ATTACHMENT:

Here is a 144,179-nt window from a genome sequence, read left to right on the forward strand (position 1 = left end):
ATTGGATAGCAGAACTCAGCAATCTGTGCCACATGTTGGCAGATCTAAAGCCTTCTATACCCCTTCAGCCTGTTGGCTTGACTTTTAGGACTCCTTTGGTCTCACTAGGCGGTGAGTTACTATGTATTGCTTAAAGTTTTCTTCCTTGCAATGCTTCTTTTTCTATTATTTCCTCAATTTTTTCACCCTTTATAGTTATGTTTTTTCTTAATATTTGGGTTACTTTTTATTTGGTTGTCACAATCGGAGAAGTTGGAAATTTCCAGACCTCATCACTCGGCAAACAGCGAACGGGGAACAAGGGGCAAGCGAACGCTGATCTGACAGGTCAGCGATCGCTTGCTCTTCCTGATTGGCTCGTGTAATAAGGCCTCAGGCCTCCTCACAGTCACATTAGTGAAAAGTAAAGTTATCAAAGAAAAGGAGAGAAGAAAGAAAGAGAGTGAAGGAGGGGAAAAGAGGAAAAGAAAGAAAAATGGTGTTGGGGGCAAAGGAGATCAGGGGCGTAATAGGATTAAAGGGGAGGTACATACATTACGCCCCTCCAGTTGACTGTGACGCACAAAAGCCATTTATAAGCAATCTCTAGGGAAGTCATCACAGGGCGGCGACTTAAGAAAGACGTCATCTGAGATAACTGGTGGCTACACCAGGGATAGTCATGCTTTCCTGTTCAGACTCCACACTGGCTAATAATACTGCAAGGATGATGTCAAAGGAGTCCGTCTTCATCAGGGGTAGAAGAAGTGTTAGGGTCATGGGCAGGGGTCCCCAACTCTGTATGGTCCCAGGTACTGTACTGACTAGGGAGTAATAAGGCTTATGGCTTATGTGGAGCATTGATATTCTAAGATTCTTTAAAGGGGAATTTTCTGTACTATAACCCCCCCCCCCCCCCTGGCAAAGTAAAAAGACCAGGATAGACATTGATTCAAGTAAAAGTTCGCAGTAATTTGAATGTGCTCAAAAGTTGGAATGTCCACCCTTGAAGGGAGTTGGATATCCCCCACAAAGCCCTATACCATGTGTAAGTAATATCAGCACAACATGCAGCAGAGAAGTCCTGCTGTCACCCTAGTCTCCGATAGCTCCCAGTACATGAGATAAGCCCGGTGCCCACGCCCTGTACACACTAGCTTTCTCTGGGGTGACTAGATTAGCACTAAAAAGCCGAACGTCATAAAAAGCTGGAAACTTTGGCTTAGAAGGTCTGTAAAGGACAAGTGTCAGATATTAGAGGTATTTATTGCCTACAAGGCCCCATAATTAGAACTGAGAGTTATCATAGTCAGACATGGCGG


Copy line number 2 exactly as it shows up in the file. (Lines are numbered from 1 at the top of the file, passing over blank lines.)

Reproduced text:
ATTGGATAGCAGAACTCAGCAATCTGTGCCACATGTTGGCAGATCTAAAGCCTTCTATACCCCTTCAGCCTGTTGGCTTGACTTTTAGGACTCCTTTGGTCTCACTAGGCGGTGAGTTACTATGTATTGCTTAAAGTTTTCTTCCTTGCAATGCTTCTTTTTCTATTATTTCCTCAATTTTTTCACCCTTTATAGTTATGTTTTTTCTTAATATTTGGGTTACTTTTTATTTGGTTGTCACAATCGGAGAAGTTGGAAATTTCCAGACCTCATCACTCGGCAAACAGCGAACGGGGAACAAGGGGCAAGCGAACGCTGATCTGACAGGTCAGCGATCGCTTGCTCTTCCTGATTGGCTCGTGTAATAAGGCCTCAGGCCTCCTCACAGTCACATTAGTGAAAAGTAAAGTTATCAAAGAAAAGGAGAGAAGAAAGAAAGAGAGTGAAGGAGGGGAAAAGAGGAAAAGAAAGAAAAATGGTGTTGGGGGCAAAGGAGATCAGGGGCGTAATAGGATTAAAGGGGAGGTACATACATTACGCCCCTCCAGTTGACTGTGACGCACAAAAGCCATTTATAAGCAATCTCTAGGGAAGTCATCACAGGGCGGCGACTTAAGAAAGACGTCATCTGAGATAACTGGTGGCTACACCAGGGATAGTCATGCTTTCCTGTTCAGACTCCACACTGGCTAATAATACTGCAAGGATGATGTCAAAGGAGTCCGTCTTCATCAGGGGTAGAAGAAGTGTTAGGGTCATGGGCAGGGGTCCCCAACTCTGTATGGTCCCAGGTACTGTACTGACTAGGGAGTAATAAGGCTTATGGCTTATGTGGAGCATTGATATTCTAAGATTCTTTAAAGGGGAATTTTCTGTACTATAACCCCCCCCCCCCCCCTGGCAAAGTAAAAAGACCAGGATAGACATTGATTCAAGTAAAAGTTCGCAGTAATTTGAATGTGCTCAAAAGTTGGAATGTCCACCCTTGAAGGGAGTTGGATATCCCCCACAAAGCCCTATACCATGTGTAAGTAATATCAGCACAACATGCAGCAGAGAAGTCCTGCTGTCACCCTAGTCTCCGATAGCTCCCAGTACATGAGATAAGCCCGGTGCCCACGCCCTGTACACACTAGCTTTCTCTGGGGTGACTAGATTAGCACTAAAAAGCCGAACGTCATAAAAAGCTGGAAACTTTGGCTTAGAAGGTCTGTAAAGGACAAGTGTCAGATATTAGAGGTATTTATTGCCTACAAGGCCCCATAATTAGAACTGAGAGTTATCATAGTCAGACATGGCGG